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Your Cheat Sheet to the Best Beers From Around the World

Your Cheat Sheet to the Best Beers From Around the World

brothertehlonius

    It was not long ago that I didn’t really like beer all that much. To me it just was not something I would seek out; that is, until a few summers ago in Southern Italy. It was a typical summer’s day in that region: hot and humid. We had been out and about and I was really thirsty. I met our friends at a little bar along the beach, and before I could stop him my friend ordered me a birra piccola (tiny beer). What came was a glass of Peroni on tap. It was the most delicious thing I had ever tasted. Since then I have been hooked, but not on just any beer. It has to be a great beer.

    When Lifehack asked me to write an article on beers, I jumped at it. I love when I can cross business with beer drinking! Let’s start our little foray into the international beer world by stating that although almost every country has a large selection of local beers, I tried to focus on ones you can get at the local beverage store. After all, what good is knowing how great a beer in Italy is if it never leaves that country and you never go?

    United States

    Brother Thelonius Belgian Style Abbey Ale

    Where do I start? There are so many micro breweries here and so many amazingly delicious beers that US beers are a whole article unto themselves. However, if I were to pick out a great beer from my home country I would have to say that I personally love Brother Thelonious from the North Coast Brewing Company in Fort Bragg, California. Named for jazz musician Thelonius Monk, this beer is a fitting tribute to a master. This is not so much a beer as a soup. And as it trickles over your tongue, it changes and evolves. I find it very compelling.

    Gordon Biersch Blonde Bock

    I am a bit biased toward Gordon Biersch because my brother went to grade school with Danny Gordon, the man who created this beer-loving empire. Nonetheless, Gordon Biersch has a ton of fabulous beers to choose from. The blonde bock is fabulous because although it is a big and highly alcoholic beer, as bocks generally are, it has a rich and creamy texture. Danny and his partner only use the finest German hops, yeast and barley. They brew in strict accordance with the Reinheitsgebot, which is the German purity law of 1516.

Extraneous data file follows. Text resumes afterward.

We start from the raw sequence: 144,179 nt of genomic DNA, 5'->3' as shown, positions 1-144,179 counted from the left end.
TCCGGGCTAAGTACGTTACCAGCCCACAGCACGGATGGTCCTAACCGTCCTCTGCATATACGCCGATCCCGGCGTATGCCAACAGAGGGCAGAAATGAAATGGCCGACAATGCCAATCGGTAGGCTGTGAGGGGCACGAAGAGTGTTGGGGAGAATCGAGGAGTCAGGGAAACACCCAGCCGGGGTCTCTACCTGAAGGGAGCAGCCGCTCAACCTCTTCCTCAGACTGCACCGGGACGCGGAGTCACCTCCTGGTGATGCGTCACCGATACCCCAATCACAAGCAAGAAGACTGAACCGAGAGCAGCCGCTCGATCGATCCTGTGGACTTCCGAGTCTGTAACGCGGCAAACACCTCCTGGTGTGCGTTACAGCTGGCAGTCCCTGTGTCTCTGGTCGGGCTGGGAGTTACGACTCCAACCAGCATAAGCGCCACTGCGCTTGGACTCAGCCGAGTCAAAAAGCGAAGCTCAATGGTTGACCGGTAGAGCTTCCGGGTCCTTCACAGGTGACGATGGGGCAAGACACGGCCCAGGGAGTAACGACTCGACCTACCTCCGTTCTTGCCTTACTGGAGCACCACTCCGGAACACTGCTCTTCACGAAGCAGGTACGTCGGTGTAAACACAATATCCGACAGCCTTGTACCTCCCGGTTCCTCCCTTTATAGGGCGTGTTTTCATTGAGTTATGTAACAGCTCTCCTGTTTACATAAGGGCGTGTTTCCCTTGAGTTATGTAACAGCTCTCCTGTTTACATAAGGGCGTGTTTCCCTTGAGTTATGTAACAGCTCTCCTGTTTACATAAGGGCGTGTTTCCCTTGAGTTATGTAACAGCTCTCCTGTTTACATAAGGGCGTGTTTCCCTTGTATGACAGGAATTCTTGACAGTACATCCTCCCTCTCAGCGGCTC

Sierra Nevada Celebration Ale

    Available around the holiday season, which coincides with the first harvest of hops, Celebration Ale is famous for its citrus and pine aromas, making it perfect for holiday entertaining.

    Sierra Nevada Stout

    Sierra Nevada is a great brewery, cranking out great beer after great beer. Their stout is full bodied, rich and delicious. For those unfamiliar with stout beer, this is a good start.

    Fat Tire Amber Ale

    This ale is from the New Belgium Brewing Company and scores high in the Beer Advocate Ratings. The name Fat Tire comes from the co-founder’s bicycle trip through Belgium from brewery to brewery. Fat Tire is a great ale and that sounds like one hell of a bicycle trip!

    Italy

    Peroni

    This is just great beer! I have it every time I go to Italy. A Peroni in front of you while you contemplate the deep blue Mediterranean and wait for your homemade pasta dish to arrive at your table is the best experience I can ever imagine.

    Birra Morretti

    Another great Italian beer. Like Peroni, it is light, crisp and refreshing, with enough body to make it memorable but not heavy.

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    Mexico

    Corona

    I know I will take a total drubbing for this one but I like Corona! OK, if you are a beer snob you can hate me for it. The fact is that I like pretty much most Mexican beers. Mexico is now the leading importer of beer to America. (Thanks, Corona!) It recently beat out Holland and their Heineken.